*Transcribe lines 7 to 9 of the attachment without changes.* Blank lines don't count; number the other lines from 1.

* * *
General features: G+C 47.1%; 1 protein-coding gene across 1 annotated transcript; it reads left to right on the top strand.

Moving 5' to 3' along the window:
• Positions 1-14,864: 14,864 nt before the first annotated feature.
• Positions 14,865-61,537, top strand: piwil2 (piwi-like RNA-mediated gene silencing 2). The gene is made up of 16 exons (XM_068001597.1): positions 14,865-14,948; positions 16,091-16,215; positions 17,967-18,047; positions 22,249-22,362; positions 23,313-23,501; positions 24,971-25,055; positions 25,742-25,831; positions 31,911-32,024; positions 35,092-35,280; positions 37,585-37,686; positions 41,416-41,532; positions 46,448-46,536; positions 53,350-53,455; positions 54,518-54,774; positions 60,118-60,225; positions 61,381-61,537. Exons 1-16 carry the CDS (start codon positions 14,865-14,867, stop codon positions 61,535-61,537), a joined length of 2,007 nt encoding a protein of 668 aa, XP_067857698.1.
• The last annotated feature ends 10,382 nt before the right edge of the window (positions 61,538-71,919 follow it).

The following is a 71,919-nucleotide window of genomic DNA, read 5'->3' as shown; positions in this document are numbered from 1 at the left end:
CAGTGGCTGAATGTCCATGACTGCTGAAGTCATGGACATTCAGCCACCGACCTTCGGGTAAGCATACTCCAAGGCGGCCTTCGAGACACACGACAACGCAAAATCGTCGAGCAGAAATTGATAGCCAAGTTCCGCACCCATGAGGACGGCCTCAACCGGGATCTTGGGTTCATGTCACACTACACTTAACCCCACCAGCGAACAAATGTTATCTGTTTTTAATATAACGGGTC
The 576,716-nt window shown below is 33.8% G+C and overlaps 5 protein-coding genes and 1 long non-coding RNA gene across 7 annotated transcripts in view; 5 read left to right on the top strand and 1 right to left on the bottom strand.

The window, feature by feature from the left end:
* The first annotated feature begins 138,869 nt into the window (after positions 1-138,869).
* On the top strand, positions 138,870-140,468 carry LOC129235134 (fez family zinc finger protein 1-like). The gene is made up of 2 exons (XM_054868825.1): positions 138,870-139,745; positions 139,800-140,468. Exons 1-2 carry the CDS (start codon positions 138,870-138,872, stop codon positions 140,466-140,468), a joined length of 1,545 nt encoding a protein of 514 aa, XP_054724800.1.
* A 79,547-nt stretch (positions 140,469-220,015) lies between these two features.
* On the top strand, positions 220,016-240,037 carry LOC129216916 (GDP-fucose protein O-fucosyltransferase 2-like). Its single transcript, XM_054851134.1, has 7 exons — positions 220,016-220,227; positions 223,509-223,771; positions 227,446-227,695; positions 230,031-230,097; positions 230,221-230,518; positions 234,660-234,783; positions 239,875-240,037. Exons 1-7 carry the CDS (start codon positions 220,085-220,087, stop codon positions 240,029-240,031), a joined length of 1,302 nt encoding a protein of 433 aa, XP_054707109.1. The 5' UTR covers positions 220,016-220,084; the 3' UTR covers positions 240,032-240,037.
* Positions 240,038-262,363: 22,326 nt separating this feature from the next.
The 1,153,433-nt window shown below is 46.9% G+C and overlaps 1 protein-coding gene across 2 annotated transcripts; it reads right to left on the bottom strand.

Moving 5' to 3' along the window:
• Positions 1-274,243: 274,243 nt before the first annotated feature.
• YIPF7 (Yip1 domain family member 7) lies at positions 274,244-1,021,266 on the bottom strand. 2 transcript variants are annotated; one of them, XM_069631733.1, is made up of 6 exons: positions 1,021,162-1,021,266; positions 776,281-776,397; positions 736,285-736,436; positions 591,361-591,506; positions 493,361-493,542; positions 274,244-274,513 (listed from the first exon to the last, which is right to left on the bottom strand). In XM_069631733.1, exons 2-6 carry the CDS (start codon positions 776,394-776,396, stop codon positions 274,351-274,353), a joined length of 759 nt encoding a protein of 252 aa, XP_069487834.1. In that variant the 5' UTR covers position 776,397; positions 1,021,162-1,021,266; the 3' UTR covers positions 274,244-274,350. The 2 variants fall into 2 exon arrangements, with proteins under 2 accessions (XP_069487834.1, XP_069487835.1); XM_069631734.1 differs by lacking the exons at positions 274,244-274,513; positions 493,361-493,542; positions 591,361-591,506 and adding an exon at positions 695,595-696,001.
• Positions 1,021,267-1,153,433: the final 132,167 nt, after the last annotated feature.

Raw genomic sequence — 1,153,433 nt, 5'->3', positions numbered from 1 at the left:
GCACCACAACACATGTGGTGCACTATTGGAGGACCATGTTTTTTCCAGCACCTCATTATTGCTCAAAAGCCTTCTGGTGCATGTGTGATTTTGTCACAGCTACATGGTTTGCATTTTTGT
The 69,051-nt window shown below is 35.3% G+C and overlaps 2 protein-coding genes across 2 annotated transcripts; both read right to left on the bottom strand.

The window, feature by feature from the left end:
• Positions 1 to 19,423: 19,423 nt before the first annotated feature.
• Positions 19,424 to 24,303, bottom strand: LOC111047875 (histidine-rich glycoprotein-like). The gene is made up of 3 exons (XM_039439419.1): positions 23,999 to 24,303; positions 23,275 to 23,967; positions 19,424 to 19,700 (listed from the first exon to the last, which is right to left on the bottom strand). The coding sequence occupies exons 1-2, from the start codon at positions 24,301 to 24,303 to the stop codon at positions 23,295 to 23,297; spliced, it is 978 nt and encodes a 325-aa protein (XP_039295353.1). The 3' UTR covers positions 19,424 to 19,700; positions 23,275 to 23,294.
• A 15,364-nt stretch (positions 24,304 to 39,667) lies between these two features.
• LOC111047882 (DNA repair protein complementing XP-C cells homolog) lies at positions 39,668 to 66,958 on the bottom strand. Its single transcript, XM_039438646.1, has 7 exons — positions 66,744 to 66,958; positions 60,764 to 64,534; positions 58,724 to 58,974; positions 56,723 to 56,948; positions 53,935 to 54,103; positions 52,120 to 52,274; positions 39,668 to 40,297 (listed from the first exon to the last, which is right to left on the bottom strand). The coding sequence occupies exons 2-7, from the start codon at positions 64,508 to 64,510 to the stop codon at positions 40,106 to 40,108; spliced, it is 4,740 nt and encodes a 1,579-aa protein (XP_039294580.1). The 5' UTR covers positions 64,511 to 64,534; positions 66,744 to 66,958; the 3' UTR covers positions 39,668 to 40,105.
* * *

CAGTGGCTGAATGTCCATGACTGCTGAAGTCATGGACATTCAGCCACCGACCTTCGGGTAAGCATACTCCAAGGCGGCCTTCGAGACACACGACAACGCAAAATCGTCGAGCAGAAATTGATAGCCAAGTTCCGCACCCATGAGGACGGCCTCAACCGGGATCTTGGGTTCATGTCACACTACACTTAACCCCACCAGCGAACAAATGTTATCTGTTTTTAATATAACGGGTC
The 576,716-nt window shown below is 33.8% G+C and overlaps 5 protein-coding genes and 1 long non-coding RNA gene across 7 annotated transcripts in view; 5 read left to right on the top strand and 1 right to left on the bottom strand.

The window, feature by feature from the left end: